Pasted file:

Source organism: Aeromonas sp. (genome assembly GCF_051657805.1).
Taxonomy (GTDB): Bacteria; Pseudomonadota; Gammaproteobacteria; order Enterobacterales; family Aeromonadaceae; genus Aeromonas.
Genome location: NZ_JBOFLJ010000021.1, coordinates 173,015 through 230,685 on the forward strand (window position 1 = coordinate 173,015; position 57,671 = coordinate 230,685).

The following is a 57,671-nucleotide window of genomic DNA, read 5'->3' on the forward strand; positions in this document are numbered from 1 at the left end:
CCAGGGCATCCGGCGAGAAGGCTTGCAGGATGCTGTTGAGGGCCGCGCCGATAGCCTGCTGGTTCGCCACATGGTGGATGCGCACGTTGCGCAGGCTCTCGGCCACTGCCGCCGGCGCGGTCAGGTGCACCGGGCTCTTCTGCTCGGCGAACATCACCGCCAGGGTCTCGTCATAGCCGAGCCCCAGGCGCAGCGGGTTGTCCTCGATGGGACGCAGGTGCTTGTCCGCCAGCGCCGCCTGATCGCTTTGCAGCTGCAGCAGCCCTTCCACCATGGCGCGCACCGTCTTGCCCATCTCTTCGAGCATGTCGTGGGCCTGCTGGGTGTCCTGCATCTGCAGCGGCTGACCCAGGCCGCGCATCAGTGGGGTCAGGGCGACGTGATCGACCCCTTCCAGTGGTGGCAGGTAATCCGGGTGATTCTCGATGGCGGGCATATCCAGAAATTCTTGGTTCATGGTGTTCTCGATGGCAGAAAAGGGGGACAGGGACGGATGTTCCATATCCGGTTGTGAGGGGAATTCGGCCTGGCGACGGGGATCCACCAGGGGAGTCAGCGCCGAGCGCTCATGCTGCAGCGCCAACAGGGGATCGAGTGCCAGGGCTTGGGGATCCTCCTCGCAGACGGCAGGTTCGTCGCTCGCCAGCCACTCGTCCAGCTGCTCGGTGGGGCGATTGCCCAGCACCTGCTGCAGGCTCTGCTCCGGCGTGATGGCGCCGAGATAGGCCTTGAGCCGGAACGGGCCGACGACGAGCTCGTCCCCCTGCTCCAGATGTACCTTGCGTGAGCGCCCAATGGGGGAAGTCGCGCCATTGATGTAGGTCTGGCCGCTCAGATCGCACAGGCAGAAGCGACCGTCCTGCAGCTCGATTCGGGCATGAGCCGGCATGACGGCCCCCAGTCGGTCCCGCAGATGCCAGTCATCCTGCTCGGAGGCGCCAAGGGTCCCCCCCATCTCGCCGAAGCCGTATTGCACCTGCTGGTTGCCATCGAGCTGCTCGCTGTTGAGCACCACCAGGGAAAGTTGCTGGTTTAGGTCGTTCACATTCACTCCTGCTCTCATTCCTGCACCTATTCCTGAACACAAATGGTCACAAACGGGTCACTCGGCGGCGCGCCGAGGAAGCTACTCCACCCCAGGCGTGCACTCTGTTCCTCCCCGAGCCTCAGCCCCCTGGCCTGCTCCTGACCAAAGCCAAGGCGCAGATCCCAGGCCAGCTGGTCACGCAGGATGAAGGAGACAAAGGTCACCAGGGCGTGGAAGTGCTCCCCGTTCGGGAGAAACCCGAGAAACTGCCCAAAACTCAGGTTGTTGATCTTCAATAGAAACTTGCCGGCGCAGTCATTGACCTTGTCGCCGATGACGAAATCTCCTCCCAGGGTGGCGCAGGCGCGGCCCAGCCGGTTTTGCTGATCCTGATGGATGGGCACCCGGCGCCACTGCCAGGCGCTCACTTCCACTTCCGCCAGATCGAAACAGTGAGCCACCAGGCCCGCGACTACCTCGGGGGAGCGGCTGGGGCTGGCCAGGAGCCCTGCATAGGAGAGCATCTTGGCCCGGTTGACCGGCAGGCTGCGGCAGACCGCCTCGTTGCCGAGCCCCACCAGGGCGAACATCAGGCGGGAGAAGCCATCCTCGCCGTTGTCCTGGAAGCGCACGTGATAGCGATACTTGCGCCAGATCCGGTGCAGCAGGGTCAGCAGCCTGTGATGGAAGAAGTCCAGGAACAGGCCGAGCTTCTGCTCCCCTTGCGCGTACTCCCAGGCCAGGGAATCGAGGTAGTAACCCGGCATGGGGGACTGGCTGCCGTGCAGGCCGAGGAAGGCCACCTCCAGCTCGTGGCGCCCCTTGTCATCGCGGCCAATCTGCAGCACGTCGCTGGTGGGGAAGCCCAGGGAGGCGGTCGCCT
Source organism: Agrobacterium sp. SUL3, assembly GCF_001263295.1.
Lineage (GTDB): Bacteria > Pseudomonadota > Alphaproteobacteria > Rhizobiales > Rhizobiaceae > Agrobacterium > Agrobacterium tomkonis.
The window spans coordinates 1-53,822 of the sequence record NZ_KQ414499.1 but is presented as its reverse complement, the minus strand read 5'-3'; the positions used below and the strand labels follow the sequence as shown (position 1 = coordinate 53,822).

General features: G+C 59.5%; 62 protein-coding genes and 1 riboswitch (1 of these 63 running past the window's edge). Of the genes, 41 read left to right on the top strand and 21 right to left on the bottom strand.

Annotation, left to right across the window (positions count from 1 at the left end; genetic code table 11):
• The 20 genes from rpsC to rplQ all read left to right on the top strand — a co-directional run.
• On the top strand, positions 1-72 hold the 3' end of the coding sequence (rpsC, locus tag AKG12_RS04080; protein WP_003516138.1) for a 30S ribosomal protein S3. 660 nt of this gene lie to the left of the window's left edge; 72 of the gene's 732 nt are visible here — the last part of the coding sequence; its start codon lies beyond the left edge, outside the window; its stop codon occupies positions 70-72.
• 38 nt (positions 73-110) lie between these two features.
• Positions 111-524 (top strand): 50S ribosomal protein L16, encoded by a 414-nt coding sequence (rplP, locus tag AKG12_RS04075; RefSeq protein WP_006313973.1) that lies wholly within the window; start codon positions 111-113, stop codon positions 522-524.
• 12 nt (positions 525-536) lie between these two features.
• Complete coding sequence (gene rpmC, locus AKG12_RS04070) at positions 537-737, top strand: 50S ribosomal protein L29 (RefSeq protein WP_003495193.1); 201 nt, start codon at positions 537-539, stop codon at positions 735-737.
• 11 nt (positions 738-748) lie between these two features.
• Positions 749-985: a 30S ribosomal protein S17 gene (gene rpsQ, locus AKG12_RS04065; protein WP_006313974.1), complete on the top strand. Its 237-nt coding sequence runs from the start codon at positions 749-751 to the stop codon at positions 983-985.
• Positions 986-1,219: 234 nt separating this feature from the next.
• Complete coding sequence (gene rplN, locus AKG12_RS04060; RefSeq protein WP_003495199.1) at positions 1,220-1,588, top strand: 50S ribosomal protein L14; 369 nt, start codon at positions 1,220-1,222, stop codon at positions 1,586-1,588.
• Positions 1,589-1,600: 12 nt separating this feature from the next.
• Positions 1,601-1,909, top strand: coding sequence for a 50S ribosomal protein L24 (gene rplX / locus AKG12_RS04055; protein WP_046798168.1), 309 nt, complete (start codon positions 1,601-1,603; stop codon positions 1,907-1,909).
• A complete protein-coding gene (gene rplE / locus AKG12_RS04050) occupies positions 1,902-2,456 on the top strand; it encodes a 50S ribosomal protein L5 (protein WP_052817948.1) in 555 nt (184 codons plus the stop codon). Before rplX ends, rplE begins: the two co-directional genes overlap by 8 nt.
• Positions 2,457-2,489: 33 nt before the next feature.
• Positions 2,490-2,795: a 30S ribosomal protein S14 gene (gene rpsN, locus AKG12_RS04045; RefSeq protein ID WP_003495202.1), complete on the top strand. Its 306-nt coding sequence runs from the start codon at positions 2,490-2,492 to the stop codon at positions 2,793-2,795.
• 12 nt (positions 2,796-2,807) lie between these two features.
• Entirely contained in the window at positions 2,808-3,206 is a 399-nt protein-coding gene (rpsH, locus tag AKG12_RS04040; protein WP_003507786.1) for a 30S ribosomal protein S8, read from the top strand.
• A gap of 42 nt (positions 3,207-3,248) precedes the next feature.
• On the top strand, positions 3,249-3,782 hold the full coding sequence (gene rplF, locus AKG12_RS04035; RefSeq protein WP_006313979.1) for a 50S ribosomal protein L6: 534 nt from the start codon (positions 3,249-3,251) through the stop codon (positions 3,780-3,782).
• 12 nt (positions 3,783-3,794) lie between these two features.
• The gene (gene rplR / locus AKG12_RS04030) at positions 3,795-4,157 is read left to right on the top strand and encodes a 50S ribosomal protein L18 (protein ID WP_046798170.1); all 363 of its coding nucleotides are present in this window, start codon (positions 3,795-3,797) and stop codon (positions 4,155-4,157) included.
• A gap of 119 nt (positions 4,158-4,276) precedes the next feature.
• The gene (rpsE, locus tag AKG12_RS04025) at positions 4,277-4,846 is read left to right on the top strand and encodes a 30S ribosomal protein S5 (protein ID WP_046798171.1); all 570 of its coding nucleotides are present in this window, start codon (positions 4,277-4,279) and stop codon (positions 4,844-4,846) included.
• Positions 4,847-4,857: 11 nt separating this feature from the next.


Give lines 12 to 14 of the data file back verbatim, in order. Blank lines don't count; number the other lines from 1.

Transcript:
• On the top strand, positions 1-72 hold the 3' end of the coding sequence (rpsC, locus tag AKG12_RS04080; protein WP_003516138.1) for a 30S ribosomal protein S3. 660 nt of this gene lie to the left of the window's left edge; 72 of the gene's 732 nt are visible here — the last part of the coding sequence; its start codon lies beyond the left edge, outside the window; its stop codon occupies positions 70-72.
• 38 nt (positions 73-110) lie between these two features.
• Positions 111-524 (top strand): 50S ribosomal protein L16, encoded by a 414-nt coding sequence (rplP, locus tag AKG12_RS04075; RefSeq protein WP_006313973.1) that lies wholly within the window; start codon positions 111-113, stop codon positions 522-524.